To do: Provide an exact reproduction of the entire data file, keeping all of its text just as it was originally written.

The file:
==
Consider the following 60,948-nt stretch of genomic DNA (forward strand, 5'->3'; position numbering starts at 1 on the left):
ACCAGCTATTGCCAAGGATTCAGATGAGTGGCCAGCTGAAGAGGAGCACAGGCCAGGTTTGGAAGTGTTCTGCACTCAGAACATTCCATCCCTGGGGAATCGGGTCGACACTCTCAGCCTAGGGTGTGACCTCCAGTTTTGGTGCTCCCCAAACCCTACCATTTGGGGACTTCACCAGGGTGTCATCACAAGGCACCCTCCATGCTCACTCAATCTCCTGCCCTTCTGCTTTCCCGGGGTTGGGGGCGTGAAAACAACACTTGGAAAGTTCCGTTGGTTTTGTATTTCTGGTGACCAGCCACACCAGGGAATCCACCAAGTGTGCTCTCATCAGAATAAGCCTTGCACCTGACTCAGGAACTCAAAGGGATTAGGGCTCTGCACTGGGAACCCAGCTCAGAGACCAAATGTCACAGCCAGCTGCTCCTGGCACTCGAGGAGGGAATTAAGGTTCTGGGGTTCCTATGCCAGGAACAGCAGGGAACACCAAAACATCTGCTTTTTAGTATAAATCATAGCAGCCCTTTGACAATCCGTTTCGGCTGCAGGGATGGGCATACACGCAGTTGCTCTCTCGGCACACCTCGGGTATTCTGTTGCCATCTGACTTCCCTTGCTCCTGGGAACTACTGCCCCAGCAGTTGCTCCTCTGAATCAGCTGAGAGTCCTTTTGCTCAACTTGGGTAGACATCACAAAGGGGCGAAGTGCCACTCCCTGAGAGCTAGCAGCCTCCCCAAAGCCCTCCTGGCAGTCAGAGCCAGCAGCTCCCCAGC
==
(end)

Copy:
Consider the following 60,948-nt stretch of genomic DNA (forward strand, 5'->3'; position numbering starts at 1 on the left):
ACCAGCTATTGCCAAGGATTCAGATGAGTGGCCAGCTGAAGAGGAGCACAGGCCAGGTTTGGAAGTGTTCTGCACTCAGAACATTCCATCCCTGGGGAATCGGGTCGACACTCTCAGCCTAGGGTGTGACCTCCAGTTTTGGTGCTCCCCAAACCCTACCATTTGGGGACTTCACCAGGGTGTCATCACAAGGCACCCTCCATGCTCACTCAATCTCCTGCCCTTCTGCTTTCCCGGGGTTGGGGGCGTGAAAACAACACTTGGAAAGTTCCGTTGGTTTTGTATTTCTGGTGACCAGCCACACCAGGGAATCCACCAAGTGTGCTCTCATCAGAATAAGCCTTGCACCTGACTCAGGAACTCAAAGGGATTAGGGCTCTGCACTGGGAACCCAGCTCAGAGACCAAATGTCACAGCCAGCTGCTCCTGGCACTCGAGGAGGGAATTAAGGTTCTGGGGTTCCTATGCCAGGAACAGCAGGGAACACCAAAACATCTGCTTTTTAGTATAAATCATAGCAGCCCTTTGACAATCCGTTTCGGCTGCAGGGATGGGCATACACGCAGTTGCTCTCTCGGCACACCTCGGGTATTCTGTTGCCATCTGACTTCCCTTGCTCCTGGGAACTACTGCCCCAGCAGTTGCTCCTCTGAATCAGCTGAGAGTCCTTTTGCTCAACTTGGGTAGACATCACAAAGGGGCGAAGTGCCACTCCCTGAGAGCTAGCAGCCTCCCCAAAGCCCTCCTGGCAGTCAGAGCCAGCAGCTCCCCAGC